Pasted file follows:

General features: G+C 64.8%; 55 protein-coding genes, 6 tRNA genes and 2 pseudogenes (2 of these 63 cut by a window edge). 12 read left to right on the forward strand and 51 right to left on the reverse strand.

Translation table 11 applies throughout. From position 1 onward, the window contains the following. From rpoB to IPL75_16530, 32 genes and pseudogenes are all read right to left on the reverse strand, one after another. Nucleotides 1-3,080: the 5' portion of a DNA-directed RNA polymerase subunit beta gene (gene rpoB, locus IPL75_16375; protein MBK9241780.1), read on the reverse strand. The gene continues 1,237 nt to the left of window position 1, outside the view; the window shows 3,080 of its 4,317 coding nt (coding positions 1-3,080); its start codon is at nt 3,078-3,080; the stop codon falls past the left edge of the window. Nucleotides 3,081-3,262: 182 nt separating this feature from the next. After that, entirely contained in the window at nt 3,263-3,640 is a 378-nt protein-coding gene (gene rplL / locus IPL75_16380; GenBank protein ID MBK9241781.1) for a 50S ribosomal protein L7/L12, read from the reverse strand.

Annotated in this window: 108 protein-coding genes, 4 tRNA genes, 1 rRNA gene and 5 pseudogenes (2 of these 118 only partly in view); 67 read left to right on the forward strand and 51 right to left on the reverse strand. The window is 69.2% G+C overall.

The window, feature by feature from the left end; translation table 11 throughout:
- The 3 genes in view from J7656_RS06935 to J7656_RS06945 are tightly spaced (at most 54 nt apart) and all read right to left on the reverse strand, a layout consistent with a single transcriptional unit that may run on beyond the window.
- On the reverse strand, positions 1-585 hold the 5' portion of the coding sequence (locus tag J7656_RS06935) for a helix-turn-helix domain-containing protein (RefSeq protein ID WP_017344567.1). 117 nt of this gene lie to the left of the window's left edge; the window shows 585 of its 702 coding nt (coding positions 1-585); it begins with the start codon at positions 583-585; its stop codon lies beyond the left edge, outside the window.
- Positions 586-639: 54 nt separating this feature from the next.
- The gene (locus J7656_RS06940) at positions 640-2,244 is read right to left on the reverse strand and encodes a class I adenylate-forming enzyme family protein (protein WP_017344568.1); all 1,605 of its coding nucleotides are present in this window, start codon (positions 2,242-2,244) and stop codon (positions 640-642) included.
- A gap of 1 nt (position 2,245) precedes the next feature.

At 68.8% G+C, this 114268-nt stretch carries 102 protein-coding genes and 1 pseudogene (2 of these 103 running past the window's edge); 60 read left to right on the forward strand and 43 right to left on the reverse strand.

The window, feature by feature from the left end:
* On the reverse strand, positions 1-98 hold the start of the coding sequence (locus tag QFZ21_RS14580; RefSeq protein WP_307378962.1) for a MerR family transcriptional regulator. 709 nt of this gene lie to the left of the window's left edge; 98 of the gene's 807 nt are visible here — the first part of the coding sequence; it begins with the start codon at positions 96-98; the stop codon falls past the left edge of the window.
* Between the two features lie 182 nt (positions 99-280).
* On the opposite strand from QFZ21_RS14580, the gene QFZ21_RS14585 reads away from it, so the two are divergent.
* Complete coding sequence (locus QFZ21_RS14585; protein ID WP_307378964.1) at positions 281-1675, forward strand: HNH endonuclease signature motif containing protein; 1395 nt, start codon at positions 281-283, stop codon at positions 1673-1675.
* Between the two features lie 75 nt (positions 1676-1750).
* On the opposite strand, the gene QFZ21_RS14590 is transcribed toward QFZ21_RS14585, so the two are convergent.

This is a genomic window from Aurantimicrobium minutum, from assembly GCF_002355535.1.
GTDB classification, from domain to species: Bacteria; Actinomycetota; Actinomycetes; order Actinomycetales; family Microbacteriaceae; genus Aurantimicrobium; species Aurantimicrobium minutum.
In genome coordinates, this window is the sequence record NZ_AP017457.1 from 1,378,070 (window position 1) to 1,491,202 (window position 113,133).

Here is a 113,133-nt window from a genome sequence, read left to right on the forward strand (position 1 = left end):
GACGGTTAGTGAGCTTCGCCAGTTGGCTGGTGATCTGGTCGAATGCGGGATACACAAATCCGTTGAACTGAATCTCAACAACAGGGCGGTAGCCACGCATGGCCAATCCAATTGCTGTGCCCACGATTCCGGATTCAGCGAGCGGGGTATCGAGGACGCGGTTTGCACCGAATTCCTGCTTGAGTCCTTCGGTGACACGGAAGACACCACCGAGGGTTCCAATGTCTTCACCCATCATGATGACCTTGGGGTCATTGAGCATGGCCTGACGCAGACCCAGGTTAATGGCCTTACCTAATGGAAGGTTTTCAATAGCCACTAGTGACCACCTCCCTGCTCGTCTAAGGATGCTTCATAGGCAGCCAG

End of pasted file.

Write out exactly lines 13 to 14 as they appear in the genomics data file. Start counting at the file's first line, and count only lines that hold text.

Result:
* Between the two features lie 182 nt (positions 99-280).
* On the opposite strand from QFZ21_RS14580, the gene QFZ21_RS14585 reads away from it, so the two are divergent.